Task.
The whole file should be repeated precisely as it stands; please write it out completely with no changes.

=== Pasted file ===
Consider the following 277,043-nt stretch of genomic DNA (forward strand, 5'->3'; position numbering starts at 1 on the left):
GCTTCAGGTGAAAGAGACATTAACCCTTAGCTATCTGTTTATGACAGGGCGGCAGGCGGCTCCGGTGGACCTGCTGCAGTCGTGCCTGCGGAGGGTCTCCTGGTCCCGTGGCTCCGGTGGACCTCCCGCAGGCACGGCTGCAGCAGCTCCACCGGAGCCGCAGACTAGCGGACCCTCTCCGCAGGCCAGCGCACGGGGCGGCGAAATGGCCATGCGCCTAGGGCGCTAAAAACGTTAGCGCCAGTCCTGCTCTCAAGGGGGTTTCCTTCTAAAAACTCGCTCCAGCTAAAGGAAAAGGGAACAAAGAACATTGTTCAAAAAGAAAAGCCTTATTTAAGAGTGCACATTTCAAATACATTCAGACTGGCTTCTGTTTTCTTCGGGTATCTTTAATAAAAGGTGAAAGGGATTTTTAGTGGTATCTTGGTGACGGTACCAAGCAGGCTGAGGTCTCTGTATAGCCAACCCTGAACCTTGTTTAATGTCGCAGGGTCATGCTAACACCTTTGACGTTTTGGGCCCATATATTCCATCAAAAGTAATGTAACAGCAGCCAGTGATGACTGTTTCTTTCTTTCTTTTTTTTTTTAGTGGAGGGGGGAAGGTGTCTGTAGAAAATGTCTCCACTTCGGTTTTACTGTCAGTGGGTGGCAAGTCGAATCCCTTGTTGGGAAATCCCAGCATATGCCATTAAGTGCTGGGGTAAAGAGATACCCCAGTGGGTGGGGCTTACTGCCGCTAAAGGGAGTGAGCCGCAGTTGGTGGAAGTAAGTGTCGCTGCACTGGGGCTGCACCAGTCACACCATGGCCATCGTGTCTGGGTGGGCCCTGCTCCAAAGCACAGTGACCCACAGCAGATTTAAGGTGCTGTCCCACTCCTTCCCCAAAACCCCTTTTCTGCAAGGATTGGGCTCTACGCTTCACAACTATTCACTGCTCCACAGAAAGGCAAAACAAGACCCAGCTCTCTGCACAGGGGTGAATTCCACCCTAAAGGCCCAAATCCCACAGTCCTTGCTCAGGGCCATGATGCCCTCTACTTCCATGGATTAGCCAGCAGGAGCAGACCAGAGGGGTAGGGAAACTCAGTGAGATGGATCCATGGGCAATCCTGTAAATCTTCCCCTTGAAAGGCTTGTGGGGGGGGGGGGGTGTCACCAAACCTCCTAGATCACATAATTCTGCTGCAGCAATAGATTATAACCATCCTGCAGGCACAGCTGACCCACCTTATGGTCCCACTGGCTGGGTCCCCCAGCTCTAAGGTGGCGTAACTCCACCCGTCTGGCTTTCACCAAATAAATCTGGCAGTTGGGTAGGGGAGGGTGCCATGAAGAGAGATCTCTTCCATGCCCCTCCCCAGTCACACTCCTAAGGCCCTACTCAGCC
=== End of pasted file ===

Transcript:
Consider the following 277,043-nt stretch of genomic DNA (forward strand, 5'->3'; position numbering starts at 1 on the left):
GCTTCAGGTGAAAGAGACATTAACCCTTAGCTATCTGTTTATGACAGGGCGGCAGGCGGCTCCGGTGGACCTGCTGCAGTCGTGCCTGCGGAGGGTCTCCTGGTCCCGTGGCTCCGGTGGACCTCCCGCAGGCACGGCTGCAGCAGCTCCACCGGAGCCGCAGACTAGCGGACCCTCTCCGCAGGCCAGCGCACGGGGCGGCGAAATGGCCATGCGCCTAGGGCGCTAAAAACGTTAGCGCCAGTCCTGCTCTCAAGGGGGTTTCCTTCTAAAAACTCGCTCCAGCTAAAGGAAAAGGGAACAAAGAACATTGTTCAAAAAGAAAAGCCTTATTTAAGAGTGCACATTTCAAATACATTCAGACTGGCTTCTGTTTTCTTCGGGTATCTTTAATAAAAGGTGAAAGGGATTTTTAGTGGTATCTTGGTGACGGTACCAAGCAGGCTGAGGTCTCTGTATAGCCAACCCTGAACCTTGTTTAATGTCGCAGGGTCATGCTAACACCTTTGACGTTTTGGGCCCATATATTCCATCAAAAGTAATGTAACAGCAGCCAGTGATGACTGTTTCTTTCTTTCTTTTTTTTTTTAGTGGAGGGGGGAAGGTGTCTGTAGAAAATGTCTCCACTTCGGTTTTACTGTCAGTGGGTGGCAAGTCGAATCCCTTGTTGGGAAATCCCAGCATATGCCATTAAGTGCTGGGGTAAAGAGATACCCCAGTGGGTGGGGCTTACTGCCGCTAAAGGGAGTGAGCCGCAGTTGGTGGAAGTAAGTGTCGCTGCACTGGGGCTGCACCAGTCACACCATGGCCATCGTGTCTGGGTGGGCCCTGCTCCAAAGCACAGTGACCCACAGCAGATTTAAGGTGCTGTCCCACTCCTTCCCCAAAACCCCTTTTCTGCAAGGATTGGGCTCTACGCTTCACAACTATTCACTGCTCCACAGAAAGGCAAAACAAGACCCAGCTCTCTGCACAGGGGTGAATTCCACCCTAAAGGCCCAAATCCCACAGTCCTTGCTCAGGGCCATGATGCCCTCTACTTCCATGGATTAGCCAGCAGGAGCAGACCAGAGGGGTAGGGAAACTCAGTGAGATGGATCCATGGGCAATCCTGTAAATCTTCCCCTTGAAAGGCTTGTGGGGGGGGGGGGGTGTCACCAAACCTCCTAGATCACATAATTCTGCTGCAGCAATAGATTATAACCATCCTGCAGGCACAGCTGACCCACCTTATGGTCCCACTGGCTGGGTCCCCCAGCTCTAAGGTGGCGTAACTCCACCCGTCTGGCTTTCACCAAATAAATCTGGCAGTTGGGTAGGGGAGGGTGCCATGAAGAGAGATCTCTTCCATGCCCCTCCCCAGTCACACTCCTAAGGCCCTACTCAGCC